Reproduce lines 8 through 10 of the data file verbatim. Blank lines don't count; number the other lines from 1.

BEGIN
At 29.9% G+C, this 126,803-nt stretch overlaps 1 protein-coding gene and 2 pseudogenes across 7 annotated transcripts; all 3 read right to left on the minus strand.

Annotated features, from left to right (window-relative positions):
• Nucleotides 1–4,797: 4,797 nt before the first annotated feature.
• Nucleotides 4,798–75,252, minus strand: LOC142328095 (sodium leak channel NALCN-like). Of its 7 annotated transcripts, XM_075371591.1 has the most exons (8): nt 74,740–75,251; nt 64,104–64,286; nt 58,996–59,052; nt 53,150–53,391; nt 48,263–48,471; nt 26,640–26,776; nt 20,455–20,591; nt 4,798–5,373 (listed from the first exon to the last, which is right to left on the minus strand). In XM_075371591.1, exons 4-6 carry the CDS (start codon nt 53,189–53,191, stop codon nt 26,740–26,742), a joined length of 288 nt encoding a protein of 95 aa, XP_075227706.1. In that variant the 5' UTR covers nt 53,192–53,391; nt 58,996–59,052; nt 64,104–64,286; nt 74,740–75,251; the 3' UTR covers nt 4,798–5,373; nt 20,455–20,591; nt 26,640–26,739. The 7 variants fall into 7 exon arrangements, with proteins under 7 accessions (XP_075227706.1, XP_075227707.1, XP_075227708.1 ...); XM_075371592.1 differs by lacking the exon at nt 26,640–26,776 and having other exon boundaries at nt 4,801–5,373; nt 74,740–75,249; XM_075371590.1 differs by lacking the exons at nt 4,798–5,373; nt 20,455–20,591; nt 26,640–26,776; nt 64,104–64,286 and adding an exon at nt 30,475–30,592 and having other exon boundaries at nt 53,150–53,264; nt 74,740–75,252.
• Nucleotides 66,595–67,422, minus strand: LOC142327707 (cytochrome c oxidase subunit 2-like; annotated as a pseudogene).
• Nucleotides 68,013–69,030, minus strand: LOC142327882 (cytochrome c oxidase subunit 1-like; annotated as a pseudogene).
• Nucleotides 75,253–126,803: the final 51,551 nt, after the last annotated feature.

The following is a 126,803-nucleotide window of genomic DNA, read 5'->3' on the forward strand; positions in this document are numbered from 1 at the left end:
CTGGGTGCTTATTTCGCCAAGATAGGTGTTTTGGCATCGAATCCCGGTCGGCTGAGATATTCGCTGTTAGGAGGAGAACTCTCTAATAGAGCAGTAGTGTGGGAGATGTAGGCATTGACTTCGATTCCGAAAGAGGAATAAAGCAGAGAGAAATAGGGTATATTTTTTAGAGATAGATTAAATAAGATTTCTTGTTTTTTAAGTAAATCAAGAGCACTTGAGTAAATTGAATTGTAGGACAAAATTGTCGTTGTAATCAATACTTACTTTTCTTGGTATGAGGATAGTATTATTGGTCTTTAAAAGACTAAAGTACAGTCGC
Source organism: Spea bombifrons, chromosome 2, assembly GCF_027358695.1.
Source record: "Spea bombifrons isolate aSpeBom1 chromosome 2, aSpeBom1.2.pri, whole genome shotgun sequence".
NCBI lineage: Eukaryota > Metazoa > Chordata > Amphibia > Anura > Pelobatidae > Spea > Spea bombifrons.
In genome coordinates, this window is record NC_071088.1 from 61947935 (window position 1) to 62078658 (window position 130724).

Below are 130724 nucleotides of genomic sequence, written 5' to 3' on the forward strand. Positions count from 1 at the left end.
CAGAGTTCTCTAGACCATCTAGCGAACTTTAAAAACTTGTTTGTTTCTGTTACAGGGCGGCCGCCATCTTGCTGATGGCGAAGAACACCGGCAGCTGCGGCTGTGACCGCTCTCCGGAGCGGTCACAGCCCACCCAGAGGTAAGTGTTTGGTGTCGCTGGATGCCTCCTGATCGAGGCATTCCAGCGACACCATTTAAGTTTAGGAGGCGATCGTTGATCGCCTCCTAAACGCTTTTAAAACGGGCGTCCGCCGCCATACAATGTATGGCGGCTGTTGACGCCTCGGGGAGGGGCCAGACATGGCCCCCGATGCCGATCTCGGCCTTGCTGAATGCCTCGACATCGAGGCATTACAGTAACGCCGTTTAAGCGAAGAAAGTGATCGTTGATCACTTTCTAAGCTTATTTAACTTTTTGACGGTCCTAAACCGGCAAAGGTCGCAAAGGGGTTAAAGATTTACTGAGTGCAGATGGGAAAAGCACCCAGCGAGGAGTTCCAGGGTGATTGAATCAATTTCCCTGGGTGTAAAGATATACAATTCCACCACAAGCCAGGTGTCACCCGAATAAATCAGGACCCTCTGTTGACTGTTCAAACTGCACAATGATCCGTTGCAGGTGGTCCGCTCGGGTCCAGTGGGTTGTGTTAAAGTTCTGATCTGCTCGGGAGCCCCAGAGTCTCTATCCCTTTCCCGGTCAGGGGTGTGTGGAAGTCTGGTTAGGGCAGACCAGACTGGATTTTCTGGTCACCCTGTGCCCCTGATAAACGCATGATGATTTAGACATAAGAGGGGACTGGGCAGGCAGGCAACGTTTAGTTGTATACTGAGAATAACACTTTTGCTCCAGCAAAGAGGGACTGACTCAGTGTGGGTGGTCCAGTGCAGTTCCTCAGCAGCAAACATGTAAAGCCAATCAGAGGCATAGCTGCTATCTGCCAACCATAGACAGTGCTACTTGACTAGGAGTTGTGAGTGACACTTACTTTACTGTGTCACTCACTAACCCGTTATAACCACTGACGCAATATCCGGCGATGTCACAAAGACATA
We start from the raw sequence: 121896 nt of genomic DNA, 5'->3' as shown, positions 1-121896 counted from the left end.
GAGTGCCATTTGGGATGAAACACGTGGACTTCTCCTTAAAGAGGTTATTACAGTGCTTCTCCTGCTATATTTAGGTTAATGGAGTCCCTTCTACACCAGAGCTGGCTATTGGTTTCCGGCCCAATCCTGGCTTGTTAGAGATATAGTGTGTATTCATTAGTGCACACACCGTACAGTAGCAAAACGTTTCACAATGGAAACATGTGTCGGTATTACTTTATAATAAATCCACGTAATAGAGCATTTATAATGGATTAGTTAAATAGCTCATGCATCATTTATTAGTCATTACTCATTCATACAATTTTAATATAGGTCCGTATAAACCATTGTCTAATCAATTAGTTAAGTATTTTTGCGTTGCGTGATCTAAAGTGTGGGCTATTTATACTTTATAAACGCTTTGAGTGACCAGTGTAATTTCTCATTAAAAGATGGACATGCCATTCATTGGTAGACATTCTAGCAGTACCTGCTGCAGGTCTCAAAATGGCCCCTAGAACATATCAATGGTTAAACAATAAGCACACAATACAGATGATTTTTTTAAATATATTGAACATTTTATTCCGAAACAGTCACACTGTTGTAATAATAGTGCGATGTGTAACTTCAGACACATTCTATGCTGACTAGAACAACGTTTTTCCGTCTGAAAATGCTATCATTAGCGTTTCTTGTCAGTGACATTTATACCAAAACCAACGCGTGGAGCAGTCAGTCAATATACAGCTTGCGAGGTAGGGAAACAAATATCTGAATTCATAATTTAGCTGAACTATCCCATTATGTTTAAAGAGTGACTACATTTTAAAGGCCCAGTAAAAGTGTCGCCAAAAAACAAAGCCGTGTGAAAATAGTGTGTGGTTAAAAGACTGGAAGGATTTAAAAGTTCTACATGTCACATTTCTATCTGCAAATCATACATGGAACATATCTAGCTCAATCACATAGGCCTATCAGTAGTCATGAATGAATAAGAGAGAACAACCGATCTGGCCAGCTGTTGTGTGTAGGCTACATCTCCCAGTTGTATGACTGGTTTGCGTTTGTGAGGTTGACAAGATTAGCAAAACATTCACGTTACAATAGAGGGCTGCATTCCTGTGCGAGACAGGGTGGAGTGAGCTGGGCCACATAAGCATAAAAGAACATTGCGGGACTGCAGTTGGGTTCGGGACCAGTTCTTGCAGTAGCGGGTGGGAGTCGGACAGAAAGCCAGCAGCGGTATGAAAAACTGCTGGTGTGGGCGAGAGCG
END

The following is a 126,803-nucleotide window of genomic DNA, read 5'->3' on the forward strand; positions in this document are numbered from 1 at the left end:
CTGGGTGCTTATTTCGCCAAGATAGGTGTTTTGGCATCGAATCCCGGTCGGCTGAGATATTCGCTGTTAGGAGGAGAACTCTCTAATAGAGCAGTAGTGTGGGAGATGTAGGCATTGACTTCGATTCCGAAAGAGGAATAAAGCAGAGAGAAATAGGGTATATTTTTTAGAGATAGATTAAATAAGATTTCTTGTTTTTTAAGTAAATCAAGAGCACTTGAGTAAATTGAATTGTAGGACAAAATTGTCGTTGTAATCAATACTTACTTTTCTTGGTATGAGGATAGTATTATTGGTCTTTAAAAGACTAAAGTACAGTCGC
Source organism: Spea bombifrons, chromosome 2, assembly GCF_027358695.1.